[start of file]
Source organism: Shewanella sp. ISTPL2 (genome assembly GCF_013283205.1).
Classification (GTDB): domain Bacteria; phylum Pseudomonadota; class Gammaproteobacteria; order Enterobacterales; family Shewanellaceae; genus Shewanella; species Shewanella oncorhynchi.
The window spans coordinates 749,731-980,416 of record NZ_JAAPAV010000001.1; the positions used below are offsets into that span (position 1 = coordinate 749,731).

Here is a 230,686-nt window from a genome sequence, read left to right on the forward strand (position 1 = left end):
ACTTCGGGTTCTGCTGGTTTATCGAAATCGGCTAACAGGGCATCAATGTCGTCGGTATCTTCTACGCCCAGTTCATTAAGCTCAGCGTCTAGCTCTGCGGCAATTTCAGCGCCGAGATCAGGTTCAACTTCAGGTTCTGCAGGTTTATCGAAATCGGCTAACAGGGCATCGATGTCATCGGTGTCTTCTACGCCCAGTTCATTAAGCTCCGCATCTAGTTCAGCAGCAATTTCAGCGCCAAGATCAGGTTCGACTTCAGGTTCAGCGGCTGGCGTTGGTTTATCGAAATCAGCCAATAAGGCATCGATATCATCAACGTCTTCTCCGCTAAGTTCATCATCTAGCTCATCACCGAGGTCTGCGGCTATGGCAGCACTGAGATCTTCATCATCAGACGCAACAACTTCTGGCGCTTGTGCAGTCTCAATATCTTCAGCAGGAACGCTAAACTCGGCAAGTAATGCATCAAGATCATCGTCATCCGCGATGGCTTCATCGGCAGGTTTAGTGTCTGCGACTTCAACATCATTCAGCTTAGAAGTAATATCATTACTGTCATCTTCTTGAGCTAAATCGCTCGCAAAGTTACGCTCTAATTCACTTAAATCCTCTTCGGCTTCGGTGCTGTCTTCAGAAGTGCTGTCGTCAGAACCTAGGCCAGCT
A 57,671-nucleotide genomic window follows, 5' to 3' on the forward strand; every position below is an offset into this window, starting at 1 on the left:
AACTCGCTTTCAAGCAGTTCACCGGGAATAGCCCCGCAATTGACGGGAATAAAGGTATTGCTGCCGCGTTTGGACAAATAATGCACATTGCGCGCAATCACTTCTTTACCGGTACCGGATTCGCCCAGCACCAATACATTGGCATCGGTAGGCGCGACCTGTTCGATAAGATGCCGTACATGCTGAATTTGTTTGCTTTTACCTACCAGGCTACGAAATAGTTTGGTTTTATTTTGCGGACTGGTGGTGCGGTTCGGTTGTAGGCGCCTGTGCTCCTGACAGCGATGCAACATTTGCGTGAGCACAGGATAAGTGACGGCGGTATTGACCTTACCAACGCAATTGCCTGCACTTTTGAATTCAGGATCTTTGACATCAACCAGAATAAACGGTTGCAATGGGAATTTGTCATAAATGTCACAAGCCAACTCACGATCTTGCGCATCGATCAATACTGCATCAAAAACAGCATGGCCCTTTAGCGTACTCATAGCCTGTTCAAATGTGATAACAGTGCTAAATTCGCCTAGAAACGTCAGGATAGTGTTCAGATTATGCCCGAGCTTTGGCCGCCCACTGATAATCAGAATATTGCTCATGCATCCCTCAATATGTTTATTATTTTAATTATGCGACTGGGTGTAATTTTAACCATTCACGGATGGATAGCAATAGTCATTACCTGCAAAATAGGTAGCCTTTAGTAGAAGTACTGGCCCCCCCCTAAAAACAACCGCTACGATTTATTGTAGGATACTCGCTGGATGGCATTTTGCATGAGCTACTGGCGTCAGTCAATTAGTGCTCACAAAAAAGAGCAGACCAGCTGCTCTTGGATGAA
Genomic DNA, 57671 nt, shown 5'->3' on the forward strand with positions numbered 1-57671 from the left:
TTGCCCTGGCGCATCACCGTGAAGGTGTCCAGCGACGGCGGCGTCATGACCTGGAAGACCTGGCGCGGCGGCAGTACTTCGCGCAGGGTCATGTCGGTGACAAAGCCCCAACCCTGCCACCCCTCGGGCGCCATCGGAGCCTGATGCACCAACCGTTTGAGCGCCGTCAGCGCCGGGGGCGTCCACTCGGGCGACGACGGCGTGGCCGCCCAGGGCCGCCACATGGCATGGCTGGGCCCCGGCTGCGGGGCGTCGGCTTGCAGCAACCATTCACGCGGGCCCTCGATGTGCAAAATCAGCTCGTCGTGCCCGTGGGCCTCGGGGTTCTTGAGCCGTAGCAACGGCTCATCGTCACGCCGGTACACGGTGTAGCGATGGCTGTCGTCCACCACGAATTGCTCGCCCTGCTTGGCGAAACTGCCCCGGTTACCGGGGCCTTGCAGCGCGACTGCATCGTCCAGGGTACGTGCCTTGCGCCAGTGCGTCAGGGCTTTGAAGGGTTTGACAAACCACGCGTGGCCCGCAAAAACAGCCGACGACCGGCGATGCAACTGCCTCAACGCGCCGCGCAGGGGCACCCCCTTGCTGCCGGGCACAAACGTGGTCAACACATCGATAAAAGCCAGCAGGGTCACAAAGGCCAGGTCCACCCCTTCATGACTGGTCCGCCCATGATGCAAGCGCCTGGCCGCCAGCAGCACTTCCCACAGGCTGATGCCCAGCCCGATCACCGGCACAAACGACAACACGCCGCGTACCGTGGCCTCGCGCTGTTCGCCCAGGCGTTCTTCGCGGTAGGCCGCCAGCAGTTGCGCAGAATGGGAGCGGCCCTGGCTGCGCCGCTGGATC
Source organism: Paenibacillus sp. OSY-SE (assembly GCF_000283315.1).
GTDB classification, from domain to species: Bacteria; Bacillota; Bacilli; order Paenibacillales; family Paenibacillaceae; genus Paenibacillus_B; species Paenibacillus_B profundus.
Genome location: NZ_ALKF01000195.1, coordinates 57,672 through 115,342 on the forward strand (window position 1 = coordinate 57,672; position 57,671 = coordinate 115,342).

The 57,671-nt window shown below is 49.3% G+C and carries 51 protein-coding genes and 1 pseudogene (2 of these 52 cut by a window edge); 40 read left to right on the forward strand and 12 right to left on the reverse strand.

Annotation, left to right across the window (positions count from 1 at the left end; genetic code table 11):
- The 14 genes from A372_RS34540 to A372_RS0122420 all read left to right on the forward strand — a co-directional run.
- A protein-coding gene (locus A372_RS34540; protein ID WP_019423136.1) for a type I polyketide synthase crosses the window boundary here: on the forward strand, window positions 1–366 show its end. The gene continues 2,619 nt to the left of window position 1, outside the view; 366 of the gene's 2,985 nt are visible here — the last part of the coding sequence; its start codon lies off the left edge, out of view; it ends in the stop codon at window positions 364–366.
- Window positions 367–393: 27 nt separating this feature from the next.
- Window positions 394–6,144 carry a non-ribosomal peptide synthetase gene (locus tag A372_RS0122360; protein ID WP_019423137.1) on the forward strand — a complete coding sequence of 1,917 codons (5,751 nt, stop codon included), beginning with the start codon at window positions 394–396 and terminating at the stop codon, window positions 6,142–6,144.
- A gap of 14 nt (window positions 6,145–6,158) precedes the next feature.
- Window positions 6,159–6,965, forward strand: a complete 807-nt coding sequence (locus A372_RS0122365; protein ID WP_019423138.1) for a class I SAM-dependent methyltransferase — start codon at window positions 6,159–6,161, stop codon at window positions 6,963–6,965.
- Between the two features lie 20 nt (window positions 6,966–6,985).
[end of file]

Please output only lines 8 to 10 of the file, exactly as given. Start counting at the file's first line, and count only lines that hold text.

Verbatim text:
Genomic DNA, 57671 nt, shown 5'->3' on the forward strand with positions numbered 1-57671 from the left:
TTGCCCTGGCGCATCACCGTGAAGGTGTCCAGCGACGGCGGCGTCATGACCTGGAAGACCTGGCGCGGCGGCAGTACTTCGCGCAGGGTCATGTCGGTGACAAAGCCCCAACCCTGCCACCCCTCGGGCGCCATCGGAGCCTGATGCACCAACCGTTTGAGCGCCGTCAGCGCCGGGGGCGTCCACTCGGGCGACGACGGCGTGGCCGCCCAGGGCCGCCACATGGCATGGCTGGGCCCCGGCTGCGGGGCGTCGGCTTGCAGCAACCATTCACGCGGGCCCTCGATGTGCAAAATCAGCTCGTCGTGCCCGTGGGCCTCGGGGTTCTTGAGCCGTAGCAACGGCTCATCGTCACGCCGGTACACGGTGTAGCGATGGCTGTCGTCCACCACGAATTGCTCGCCCTGCTTGGCGAAACTGCCCCGGTTACCGGGGCCTTGCAGCGCGACTGCATCGTCCAGGGTACGTGCCTTGCGCCAGTGCGTCAGGGCTTTGAAGGGTTTGACAAACCACGCGTGGCCCGCAAAAACAGCCGACGACCGGCGATGCAACTGCCTCAACGCGCCGCGCAGGGGCACCCCCTTGCTGCCGGGCACAAACGTGGTCAACACATCGATAAAAGCCAGCAGGGTCACAAAGGCCAGGTCCACCCCTTCATGACTGGTCCGCCCATGATGCAAGCGCCTGGCCGCCAGCAGCACTTCCCACAGGCTGATGCCCAGCCCGATCACCGGCACAAACGACAACACGCCGCGTACCGTGGCCTCGCGCTGTTCGCCCAGGCGTTCTTCGCGGTAGGCCGCCAGCAGTTGCGCAGAATGGGAGCGGCCCTGGCTGCGCCGCTGGATC
Source organism: Paenibacillus sp. OSY-SE (assembly GCF_000283315.1).